1. General Model Information
Name: Crop Environment Resource Synthesis
Main medium: air+terrestrial
Main subject: biogeochemistry
Organization level: ecosystem,population
Type of model: ordinary differential equations
Keywords: crop growth, corn, predictive, deterministic, soil, water, temperature, soil nitrogen dynamics
Decision Support System for Agrotechnology Transfer (DSSAT)
CERES-Maize (Crop Environment Resource Synthesis) model is a
predictive, deterministic model designed to simulate corn growth, soil, water
and temperature and soil nitrogen dynamics at a field scale for one growing
season. It is related to
other CERES models, such as the CERES-Wheat model.
The model is used for basic and applied research on the effects of
climate (thermal regime, water stress) and management (fertilization practices,
irrigation) on the growth and yield of corn. It is also used to evaluate
nitrogen fertilization practices on nitrogen uptake and nitrogen leaching
from soil and in global change research to evaluate the potential effects of
climate warming and changes in precipitation and water use efficiency due
to increased CO2.
Potential dry matter production is calculated as a function of radiation,
leaf area index and reduction factors for temperature and moisture stress.
Six phenological stages are simulated, (based primarily on degree-days),
and leaf and stem growth rates are calculated (depending on phenological
Available photosynthate is initially partitioned to leaves and stems, and
later for ear and grain growth. Any remaining photosynthate is allocated
to root growth. However, if dry matter available for root growth is below a
minimum threshold, grain, leaves and stem allocations are reduced and the
minimum level of root growth occurs. Separate routines calculate water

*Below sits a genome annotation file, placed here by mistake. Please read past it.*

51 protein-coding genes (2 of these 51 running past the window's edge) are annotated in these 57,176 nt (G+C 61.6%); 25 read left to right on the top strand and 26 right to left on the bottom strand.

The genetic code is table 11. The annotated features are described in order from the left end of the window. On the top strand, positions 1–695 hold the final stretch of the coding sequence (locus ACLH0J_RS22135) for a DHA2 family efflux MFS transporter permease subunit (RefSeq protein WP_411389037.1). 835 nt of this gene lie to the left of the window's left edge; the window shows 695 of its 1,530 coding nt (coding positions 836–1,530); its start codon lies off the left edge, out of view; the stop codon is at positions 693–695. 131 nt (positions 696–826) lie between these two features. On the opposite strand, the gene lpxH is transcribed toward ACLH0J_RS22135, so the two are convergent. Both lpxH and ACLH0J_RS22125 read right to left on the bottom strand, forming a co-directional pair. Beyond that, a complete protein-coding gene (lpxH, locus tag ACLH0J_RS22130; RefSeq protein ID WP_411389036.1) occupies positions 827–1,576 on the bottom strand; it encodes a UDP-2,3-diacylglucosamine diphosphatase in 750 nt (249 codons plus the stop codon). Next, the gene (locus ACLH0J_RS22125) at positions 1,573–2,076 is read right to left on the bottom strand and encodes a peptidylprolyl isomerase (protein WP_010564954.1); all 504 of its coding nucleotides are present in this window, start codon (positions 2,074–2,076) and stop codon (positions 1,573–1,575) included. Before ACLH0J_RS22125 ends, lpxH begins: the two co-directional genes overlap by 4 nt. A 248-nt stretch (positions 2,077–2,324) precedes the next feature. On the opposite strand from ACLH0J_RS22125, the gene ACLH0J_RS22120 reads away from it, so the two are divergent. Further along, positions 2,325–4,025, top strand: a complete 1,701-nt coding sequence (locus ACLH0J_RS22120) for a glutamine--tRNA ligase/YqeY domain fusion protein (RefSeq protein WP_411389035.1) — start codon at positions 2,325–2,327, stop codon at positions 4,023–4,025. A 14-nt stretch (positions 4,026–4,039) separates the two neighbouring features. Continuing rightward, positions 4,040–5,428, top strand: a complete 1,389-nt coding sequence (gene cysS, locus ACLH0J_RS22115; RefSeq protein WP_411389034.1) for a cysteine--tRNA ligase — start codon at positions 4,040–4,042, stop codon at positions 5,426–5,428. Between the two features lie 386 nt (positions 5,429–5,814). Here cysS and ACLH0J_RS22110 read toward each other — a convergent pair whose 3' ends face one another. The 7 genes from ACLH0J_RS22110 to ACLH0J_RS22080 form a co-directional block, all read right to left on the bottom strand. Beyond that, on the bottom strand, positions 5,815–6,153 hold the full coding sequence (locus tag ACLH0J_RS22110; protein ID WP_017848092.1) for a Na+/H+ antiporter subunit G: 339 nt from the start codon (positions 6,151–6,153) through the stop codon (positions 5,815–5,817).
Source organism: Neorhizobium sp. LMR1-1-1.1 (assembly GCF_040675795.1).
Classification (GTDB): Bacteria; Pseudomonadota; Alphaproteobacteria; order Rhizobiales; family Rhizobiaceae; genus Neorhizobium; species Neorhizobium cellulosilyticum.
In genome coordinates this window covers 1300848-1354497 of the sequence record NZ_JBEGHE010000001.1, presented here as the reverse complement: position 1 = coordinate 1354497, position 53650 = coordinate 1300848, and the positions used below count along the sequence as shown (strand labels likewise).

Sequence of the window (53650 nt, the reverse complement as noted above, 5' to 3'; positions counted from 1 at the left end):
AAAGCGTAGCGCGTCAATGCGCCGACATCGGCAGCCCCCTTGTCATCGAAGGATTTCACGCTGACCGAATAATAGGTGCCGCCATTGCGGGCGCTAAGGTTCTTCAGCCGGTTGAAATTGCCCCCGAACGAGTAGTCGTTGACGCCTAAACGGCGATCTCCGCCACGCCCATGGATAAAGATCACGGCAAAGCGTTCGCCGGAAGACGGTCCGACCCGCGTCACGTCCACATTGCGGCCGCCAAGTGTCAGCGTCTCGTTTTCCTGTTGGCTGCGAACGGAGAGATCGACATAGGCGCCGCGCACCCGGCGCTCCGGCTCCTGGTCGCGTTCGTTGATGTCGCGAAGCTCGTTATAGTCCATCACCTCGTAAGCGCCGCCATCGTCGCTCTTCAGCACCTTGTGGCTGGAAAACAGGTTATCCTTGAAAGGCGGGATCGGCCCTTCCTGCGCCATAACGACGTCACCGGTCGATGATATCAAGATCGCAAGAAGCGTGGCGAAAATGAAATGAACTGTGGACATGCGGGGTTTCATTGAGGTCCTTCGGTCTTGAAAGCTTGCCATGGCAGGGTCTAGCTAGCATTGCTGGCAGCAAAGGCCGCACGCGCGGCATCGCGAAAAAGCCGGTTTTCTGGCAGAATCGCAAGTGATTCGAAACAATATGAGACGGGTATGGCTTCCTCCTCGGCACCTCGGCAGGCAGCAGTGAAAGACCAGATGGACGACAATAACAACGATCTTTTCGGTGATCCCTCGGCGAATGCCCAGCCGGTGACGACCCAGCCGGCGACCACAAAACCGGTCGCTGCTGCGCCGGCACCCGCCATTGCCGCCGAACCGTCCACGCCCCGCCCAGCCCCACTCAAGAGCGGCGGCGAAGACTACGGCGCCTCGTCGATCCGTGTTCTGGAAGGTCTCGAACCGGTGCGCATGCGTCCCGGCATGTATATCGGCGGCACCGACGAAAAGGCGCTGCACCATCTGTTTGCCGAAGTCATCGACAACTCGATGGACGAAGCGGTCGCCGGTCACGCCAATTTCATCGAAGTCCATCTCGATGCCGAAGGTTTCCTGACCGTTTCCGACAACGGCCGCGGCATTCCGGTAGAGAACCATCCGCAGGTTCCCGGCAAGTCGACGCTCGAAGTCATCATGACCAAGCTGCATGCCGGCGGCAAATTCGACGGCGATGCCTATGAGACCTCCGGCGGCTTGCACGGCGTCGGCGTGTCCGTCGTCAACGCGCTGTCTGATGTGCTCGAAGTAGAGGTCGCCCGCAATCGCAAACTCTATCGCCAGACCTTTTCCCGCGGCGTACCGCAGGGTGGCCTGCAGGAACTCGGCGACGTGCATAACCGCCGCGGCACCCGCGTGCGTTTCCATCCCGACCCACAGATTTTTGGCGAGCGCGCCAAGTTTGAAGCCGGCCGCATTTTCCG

balance, including runoff, infiltration, saturated and unsaturated water
flow and drainage. Mineral nitrogen dynamics and nitrogen availability for
crop uptake are also calculated.
Data used as input include:
The model provides information on above-ground dry matter, nitrogen
content, grain dry matter and nitrogen content, summaries of water balance
and soil mineral nitrogen. Accompanying information can be provided using
a decision support system called DSSAT. The model is public domain.
- Climate variables such as latitude, radiation and daily temperature
- Management variables such as sowing date, plant density, irrigation
- Crop genetic constants; and
- Soil/site parameters such as soil albedo, and soil layer thickness.
Author of the abstract:
CIESIN (CONSORTIUM FOR
INTERNATIONAL EARTH SCIENCE INFORMATION NETWORK):
II. Technical Information
Operating System(s): DOS
Programming Language(s): FORTRAN
III. Mathematical Information
Adams, R. M., C. Rosenzweig, R.M. Peart, J.T. Ritchie, B.A.McCarl, J.D. Glyer, R.B. Curry, J.W. Jones, K.J. Boote and L.H.Allen, Jr. 1990. Global climate change and US agriculture. Nature345:219-224.
Bachelet, D., and C.A. Gay. 1993. The impacts of climate change on rice yield: a comparison of four modelperformances. Ecol. Mod. 65:71-93.
Jones, C.A., and J.R. Kiniry. 1986. CERES-Maize: A simulation model of maize growth and development.Texas A&M University Press, College Station, Texas.
Kiniry, J.R. 1991. Maize phasic development. In: Hanks, J. and J.T. Ritchie (eds),Modelling soil plant and soil systems, 55-69.
Mearns, L.O., C. Rosenzweig and R. Goldberg. 1992.Sensitivity analysis of the CERES-wheat model to changes ininterannual variability of climate. U.S. Environmental Protection Agency, Washington, D.C.
Wu, Y., C.M. Sakamoto, and D.M. Botner. 1989. On the application of CERES-Maize model to the North-China Plain. Agricultural and Forest Meteorology, 49, 9-22.
V. Further information in the World-Wide-Web
VI. Additional remarks
Last review of this document by: T. GabeleNov 21th 1997
Status of the document:
last modified by
Tobias Gabele Wed Aug 21 21:44:40 CEST 2002